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Short-Term Financial Planning

Short-Term Financial Planning:


Short-term financial planning Short-term financial planning is important for virtually all businesses from small startups to large established businesses. Even large businesses with seemingly healthy income statements have gone bankrupt, simply because they couldn't meet their current obligations.

Short term planning helps answer important questions like: How much cash should you have available in the bank to pay bills? How much inventory should you keep on hand? How much credit should you extend to customers?

Short-Term Finance Defined:


The main difference between short-term and long-term finance is the timing of cash flows. Usually, short-term financial decisions are defined as those that involve cash flows within the next 12 months. The long-term is usually defined as longer than one year.

Operating Cycle and Cash Cycle Unsynchronized!


A common reason firms get into cash flow problems is because of the timing of cash flows during shortterm operating activities.

To illustrate, we can look at some typical short-run operating activities of a manufacturing firm: 1) 2) 3) 4) 5) Buying raw materials Paying for raw materials cash out Manufacturing the product. Selling the product Collecting cash cash in

The operating cycle is the time between the arrival of inventory and the date when cash is collected from receivables. As we can see, cash is usually paid out before it is collected. The cash cycle starts when cash is paid out for materials and ends when cash is collected from accounts receivable. Imagine a company could buy inventory, sell its product, collect payment, and pay suppliers all in one day. The company would have a cash cycle of zero days. It's hard to think of many examples of this type of firm because most companies have a positive cash cycle. The longer the cash cycle, the more the need for financing.

Strategies for Reducing Cash Flow Problems:


Decrease cash cycle time:
Decreasing cash cycle time can help significantly reduce the chances of cash flow problems. This is why companies frequently try to decrease their inventory and receivables time periods. Cash cycle time can be decreased further if payments to suppliers can be delayed.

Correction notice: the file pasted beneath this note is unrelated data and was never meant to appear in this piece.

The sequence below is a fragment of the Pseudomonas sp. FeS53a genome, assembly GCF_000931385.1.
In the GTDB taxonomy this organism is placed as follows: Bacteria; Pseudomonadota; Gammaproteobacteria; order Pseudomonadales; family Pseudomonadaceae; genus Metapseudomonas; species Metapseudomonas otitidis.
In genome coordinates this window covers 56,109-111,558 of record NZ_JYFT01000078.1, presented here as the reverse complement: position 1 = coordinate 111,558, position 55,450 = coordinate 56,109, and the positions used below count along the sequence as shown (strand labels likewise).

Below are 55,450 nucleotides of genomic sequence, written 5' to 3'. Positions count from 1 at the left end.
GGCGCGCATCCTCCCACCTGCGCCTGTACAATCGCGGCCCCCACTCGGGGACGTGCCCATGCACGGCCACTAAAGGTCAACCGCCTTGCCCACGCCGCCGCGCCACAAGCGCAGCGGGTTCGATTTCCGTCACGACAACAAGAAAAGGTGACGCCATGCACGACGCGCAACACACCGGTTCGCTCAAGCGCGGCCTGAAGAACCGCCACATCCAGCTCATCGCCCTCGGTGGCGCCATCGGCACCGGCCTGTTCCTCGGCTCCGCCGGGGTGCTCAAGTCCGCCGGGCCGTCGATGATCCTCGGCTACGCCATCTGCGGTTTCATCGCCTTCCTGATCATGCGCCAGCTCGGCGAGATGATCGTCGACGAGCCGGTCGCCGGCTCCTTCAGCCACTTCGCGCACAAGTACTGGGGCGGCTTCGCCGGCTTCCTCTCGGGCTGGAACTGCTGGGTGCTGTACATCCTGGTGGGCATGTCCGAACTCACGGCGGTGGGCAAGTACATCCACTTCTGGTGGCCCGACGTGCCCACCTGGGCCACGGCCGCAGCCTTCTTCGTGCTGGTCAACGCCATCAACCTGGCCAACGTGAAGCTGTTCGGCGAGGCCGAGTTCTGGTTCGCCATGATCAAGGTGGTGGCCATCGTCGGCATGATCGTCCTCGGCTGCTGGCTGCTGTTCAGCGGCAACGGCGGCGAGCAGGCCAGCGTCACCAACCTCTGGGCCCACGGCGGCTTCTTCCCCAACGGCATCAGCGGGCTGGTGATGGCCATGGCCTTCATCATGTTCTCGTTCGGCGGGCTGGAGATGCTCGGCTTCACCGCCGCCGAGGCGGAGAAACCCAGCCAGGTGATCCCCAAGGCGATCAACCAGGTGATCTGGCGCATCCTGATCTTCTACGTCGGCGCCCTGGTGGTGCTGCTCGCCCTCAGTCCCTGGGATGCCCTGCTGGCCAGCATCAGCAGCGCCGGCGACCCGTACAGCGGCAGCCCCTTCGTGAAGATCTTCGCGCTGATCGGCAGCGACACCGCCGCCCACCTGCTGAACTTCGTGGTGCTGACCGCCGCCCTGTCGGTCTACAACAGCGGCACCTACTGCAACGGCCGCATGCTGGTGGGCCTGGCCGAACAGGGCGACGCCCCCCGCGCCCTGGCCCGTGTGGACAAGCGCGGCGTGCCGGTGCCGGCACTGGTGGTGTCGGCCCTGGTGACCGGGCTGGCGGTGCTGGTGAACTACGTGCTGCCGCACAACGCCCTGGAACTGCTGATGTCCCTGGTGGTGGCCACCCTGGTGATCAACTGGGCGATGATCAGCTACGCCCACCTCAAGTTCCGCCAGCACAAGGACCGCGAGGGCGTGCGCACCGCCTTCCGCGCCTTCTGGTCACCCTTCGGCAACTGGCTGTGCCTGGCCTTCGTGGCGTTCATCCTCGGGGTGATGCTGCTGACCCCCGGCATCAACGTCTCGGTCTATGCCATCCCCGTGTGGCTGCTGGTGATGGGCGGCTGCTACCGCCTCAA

Cash reserves:
Keeping cash reserves and few short-term liabilities can go a long way to help avoid financial distress. However, this comes at a cost. Having idle cash that is not put to work or invested means future revenue is foregone.

Maturity hedging:
Maturity hedging is a fancy term that simply means paying for short-term costs, like inventory, with short-term loans. It is usually better to avoid financing long-lived assets (such as machinery) with shortterm borrowing. That type of maturity mismatching requires frequent refinancing, and is riskier because short-term interest rates are more volatile than long-term rates. Maturity mismatching also increases risk because short-term financing may not always be available. It's important to note that short-term interest rates are normally lower than long-term rates. This means that it's generally more expensive to use long-term borrowing than short-term borrowing.

Cash Budgeting:
The primary tool for short-term financial planning is the cash budget. It gives managers a heads-up about when short-term financing may be needed. A cash budget simply records estimates of cash receipts and payments. Cash budgeting starts with a sales forecast, usually by the quarter, for the upcoming year. By using the sales forecast and factoring in the receivables period, we can get an estimate of the timing of cash collections by quarter. Next, cash payments are taken into account. Cash payments are often put into four categories: Payments of accounts payable Capital expenditures (cash payments for long-term assets) Long-term financing costs (interest, dividends etc.) Salaries, taxes and other expenses

Finally, the quarterly cash balance is found by subtracting the quarterly cash inflows with the cash outflows. Financing arrangements have to be made for quarters with a net cash outflow.